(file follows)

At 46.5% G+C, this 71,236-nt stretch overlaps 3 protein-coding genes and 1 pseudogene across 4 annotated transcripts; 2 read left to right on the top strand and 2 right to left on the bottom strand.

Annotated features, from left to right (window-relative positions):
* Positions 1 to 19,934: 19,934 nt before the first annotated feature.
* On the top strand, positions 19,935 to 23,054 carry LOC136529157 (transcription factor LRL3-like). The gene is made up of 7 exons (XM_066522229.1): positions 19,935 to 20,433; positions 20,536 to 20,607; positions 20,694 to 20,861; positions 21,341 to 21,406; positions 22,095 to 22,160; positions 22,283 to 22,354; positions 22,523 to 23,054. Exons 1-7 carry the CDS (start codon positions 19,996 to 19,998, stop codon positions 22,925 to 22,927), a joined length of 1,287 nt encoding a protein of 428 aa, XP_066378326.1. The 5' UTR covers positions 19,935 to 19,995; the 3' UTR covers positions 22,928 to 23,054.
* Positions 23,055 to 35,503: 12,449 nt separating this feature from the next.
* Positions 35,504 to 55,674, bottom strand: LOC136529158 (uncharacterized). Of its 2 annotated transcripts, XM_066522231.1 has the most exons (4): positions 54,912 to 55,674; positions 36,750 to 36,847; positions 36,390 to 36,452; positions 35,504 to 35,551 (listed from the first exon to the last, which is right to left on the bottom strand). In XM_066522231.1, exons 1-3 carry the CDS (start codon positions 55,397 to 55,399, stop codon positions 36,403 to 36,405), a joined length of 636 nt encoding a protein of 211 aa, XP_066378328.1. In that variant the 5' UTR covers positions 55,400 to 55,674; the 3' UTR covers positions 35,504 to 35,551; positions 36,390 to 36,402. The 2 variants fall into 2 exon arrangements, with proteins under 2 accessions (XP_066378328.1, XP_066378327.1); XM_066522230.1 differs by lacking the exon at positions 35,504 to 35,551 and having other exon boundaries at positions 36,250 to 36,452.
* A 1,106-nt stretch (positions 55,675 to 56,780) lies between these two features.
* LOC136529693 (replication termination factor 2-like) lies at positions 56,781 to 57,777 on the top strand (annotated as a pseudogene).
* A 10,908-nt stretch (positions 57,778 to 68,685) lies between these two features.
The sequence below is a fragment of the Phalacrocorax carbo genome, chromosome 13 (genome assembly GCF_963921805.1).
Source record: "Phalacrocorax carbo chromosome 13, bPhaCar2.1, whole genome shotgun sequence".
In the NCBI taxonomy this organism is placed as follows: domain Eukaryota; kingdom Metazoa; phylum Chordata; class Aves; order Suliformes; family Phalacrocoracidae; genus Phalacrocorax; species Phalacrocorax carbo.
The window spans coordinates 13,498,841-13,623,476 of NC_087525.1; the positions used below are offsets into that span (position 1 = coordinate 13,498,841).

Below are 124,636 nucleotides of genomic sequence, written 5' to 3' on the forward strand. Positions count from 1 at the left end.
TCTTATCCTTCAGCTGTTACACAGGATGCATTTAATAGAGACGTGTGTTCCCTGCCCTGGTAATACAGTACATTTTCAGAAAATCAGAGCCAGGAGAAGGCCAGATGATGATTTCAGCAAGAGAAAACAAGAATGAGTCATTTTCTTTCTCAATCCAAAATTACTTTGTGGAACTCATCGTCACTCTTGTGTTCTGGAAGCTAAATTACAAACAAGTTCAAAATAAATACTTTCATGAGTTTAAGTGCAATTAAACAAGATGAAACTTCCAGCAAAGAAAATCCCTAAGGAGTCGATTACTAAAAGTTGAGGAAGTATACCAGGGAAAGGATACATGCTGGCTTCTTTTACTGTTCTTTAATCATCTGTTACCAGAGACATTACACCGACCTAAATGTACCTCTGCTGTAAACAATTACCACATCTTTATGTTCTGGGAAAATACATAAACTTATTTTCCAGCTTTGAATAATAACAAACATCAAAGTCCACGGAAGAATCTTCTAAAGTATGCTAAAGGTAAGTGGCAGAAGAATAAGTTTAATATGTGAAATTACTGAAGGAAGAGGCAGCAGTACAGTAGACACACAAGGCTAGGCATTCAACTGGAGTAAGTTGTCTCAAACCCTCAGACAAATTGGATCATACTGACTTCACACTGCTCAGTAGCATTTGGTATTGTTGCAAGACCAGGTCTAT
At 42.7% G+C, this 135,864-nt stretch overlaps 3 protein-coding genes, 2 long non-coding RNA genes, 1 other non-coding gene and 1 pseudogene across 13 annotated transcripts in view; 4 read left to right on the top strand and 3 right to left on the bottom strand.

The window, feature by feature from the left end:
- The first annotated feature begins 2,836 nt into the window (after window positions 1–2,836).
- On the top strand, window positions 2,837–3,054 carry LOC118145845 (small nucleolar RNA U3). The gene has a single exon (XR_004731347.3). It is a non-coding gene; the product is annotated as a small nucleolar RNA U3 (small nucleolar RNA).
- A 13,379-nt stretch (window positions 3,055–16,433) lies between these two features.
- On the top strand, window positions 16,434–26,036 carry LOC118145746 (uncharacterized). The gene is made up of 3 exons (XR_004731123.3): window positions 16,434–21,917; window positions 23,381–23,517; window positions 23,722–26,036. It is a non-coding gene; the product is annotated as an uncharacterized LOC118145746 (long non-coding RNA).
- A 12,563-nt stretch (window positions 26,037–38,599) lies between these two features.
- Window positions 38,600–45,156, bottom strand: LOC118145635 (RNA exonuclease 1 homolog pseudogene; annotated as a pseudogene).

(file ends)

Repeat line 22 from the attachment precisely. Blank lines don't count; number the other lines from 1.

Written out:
- A 12,563-nt stretch (window positions 26,037–38,599) lies between these two features.